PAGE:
Early signs that content creators and platform providers aren’t on the same team

It often seems that major content companies and platform firms walk in lockstep when it comes to digital distribution, but two articles published today reveal significant philosophical differences. Here’s an excerpt from a Bloomberg story on Viacom’s uneasy relationship with…

It often seems that major content companies and platform firms walk in lockstep when it comes to digital distribution, but two articles published today reveal significant philosophical differences.

Here’s an excerpt from a Bloomberg story on Viacom’s uneasy relationship with online viewing:

Viacom has to ensure that placing television shows and films online adds to its profit, through sources such as advertising sales, subscription fees and revenue from enabling users to buy content by downloading it, [Philippe] Dauman said. The viability of such a model relies on strong intellectual property safeguards, he said. [Link added.]

And here’s a passage from an AP story looking at a similar online offering from Comcast:

Comcast executives said the company plans to generate revenue by adding more and different types of ads on the sites. But the company’s goal is not necessarily to profit from it but to keep subscribers happy enough so they don’t cut the cord or defect to a competitor. [Emphasis added.]

The content creator is worried about direct revenue from the content, while the platform provider is more concerned about keeping its subscribers happy. It’ll be interesting to monitor Comcast’s mindset if/when that NBC deal goes through.

Naturally Scarce Products Call “Shotgun.” Advertising, You’re in Back

In an interview with CNBC, Gary Hoenig, general manager for ESPN The Magazine, says the economic downturn put advertising in the hot seat: … the overdependence on advertising is a real crutch for media and this is an opportunity for…

In an interview with CNBC, Gary Hoenig, general manager for ESPN The Magazine, says the economic downturn put advertising in the hot seat:

… the overdependence on advertising is a real crutch for media and this is an opportunity for us to actually get to the consumer and say, “Hey, what are you willing to pay for”?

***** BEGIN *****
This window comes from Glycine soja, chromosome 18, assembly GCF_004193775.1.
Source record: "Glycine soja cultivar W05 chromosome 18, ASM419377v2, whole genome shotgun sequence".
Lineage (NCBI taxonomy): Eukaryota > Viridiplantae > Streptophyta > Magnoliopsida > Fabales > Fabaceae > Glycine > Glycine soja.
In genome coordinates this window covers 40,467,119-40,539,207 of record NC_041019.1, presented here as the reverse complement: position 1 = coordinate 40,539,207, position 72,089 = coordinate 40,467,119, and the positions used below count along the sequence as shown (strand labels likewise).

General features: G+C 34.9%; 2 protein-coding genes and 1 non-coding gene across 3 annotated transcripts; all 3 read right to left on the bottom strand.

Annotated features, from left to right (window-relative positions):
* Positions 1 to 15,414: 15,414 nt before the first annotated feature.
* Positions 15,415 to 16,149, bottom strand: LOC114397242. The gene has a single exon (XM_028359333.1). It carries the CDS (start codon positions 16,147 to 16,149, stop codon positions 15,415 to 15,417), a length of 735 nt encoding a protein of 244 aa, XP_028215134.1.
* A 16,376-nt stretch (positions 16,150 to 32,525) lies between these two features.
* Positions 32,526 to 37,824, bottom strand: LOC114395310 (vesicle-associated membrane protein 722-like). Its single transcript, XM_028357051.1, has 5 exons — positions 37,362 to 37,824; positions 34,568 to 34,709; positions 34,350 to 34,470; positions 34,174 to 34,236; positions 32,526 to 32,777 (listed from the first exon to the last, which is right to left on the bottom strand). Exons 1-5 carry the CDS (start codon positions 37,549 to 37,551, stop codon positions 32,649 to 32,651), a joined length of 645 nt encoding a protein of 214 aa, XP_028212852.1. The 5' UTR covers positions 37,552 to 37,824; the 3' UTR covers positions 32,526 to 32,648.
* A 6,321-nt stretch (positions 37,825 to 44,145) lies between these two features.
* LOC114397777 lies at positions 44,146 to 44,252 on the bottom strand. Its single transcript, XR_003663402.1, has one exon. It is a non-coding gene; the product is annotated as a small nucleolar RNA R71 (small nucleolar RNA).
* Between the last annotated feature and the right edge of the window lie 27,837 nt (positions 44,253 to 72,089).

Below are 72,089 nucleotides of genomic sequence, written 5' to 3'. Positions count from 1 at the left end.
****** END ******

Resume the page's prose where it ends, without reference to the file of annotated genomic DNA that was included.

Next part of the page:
The advertising conundrum is something I’ve run up against throughout my career. In an odd way, my focus on Web content forced me to confront the detriments of advertising earlier than my print and broadcast comrades because Web ad rates have always been low. The rest of the industry is learning what Web folks already know: ad revenue kinda sucks.

When I started to conceptualize a sustainable model for online content businesses — a project I’ve been working on for quite a while — I pushed advertising to the back burner. It’s still present, and money can certainly be made in the online ad realm, but it’s a rickety foundation for a content business. That’s why I diversified the revenue streams across naturally scarce products (education, consulting, research, in-person events), sponsorships, and advertising. The aggregate is far more stable than advertising alone.

And speaking of that sustainable model for online content businesses project: each section includes a comments area, and I welcome all suggestions and criticisms. The model’s fundamental concepts aren’t original, and I’m certainly not positioning this as anything revolutionary. Rather, it’s a collection of ideas, theories and guidelines that I collected over the years and arranged into a structure. What it becomes and where it goes are up in the air, but I found the organization and writing process quite useful. The framework helps me parse the vast number of perspectives and innovations I run across.